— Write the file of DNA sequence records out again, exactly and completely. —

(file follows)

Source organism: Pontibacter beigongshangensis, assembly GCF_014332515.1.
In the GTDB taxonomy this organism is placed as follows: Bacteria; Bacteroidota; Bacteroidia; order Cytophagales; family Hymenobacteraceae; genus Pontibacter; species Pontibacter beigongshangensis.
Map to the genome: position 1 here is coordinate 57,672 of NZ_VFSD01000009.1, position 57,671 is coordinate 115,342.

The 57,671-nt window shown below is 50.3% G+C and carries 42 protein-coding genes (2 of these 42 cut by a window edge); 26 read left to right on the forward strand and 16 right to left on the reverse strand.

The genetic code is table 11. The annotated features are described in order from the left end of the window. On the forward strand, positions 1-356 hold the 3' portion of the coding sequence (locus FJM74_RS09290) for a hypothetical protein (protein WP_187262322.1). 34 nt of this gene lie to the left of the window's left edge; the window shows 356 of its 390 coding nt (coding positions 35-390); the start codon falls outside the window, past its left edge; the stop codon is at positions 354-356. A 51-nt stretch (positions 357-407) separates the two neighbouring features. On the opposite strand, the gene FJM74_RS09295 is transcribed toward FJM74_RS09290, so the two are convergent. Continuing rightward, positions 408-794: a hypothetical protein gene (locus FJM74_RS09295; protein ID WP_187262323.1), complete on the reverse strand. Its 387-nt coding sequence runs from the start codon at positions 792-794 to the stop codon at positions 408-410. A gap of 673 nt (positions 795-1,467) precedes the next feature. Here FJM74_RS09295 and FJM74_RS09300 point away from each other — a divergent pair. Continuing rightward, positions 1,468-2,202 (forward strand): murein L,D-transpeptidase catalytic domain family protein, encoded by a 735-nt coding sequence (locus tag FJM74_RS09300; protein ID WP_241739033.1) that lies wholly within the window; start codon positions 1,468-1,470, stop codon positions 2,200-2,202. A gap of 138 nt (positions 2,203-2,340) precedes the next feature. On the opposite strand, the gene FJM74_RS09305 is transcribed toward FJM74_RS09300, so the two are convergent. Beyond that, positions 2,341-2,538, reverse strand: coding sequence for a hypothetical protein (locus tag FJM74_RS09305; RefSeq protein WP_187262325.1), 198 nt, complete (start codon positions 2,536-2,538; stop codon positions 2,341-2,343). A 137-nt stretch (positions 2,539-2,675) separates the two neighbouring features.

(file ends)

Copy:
Source organism: Pontibacter beigongshangensis, assembly GCF_014332515.1.
In the GTDB taxonomy this organism is placed as follows: Bacteria; Bacteroidota; Bacteroidia; order Cytophagales; family Hymenobacteraceae; genus Pontibacter; species Pontibacter beigongshangensis.
Map to the genome: position 1 here is coordinate 57,672 of NZ_VFSD01000009.1, position 57,671 is coordinate 115,342.

The 57,671-nt window shown below is 50.3% G+C and carries 42 protein-coding genes (2 of these 42 cut by a window edge); 26 read left to right on the forward strand and 16 right to left on the reverse strand.

The genetic code is table 11. The annotated features are described in order from the left end of the window. On the forward strand, positions 1-356 hold the 3' portion of the coding sequence (locus FJM74_RS09290) for a hypothetical protein (protein WP_187262322.1). 34 nt of this gene lie to the left of the window's left edge; the window shows 356 of its 390 coding nt (coding positions 35-390); the start codon falls outside the window, past its left edge; the stop codon is at positions 354-356. A 51-nt stretch (positions 357-407) separates the two neighbouring features. On the opposite strand, the gene FJM74_RS09295 is transcribed toward FJM74_RS09290, so the two are convergent. Continuing rightward, positions 408-794: a hypothetical protein gene (locus FJM74_RS09295; protein ID WP_187262323.1), complete on the reverse strand. Its 387-nt coding sequence runs from the start codon at positions 792-794 to the stop codon at positions 408-410. A gap of 673 nt (positions 795-1,467) precedes the next feature. Here FJM74_RS09295 and FJM74_RS09300 point away from each other — a divergent pair. Continuing rightward, positions 1,468-2,202 (forward strand): murein L,D-transpeptidase catalytic domain family protein, encoded by a 735-nt coding sequence (locus tag FJM74_RS09300; protein ID WP_241739033.1) that lies wholly within the window; start codon positions 1,468-1,470, stop codon positions 2,200-2,202. A gap of 138 nt (positions 2,203-2,340) precedes the next feature. On the opposite strand, the gene FJM74_RS09305 is transcribed toward FJM74_RS09300, so the two are convergent. Beyond that, positions 2,341-2,538, reverse strand: coding sequence for a hypothetical protein (locus tag FJM74_RS09305; RefSeq protein WP_187262325.1), 198 nt, complete (start codon positions 2,536-2,538; stop codon positions 2,341-2,343). A 137-nt stretch (positions 2,539-2,675) separates the two neighbouring features.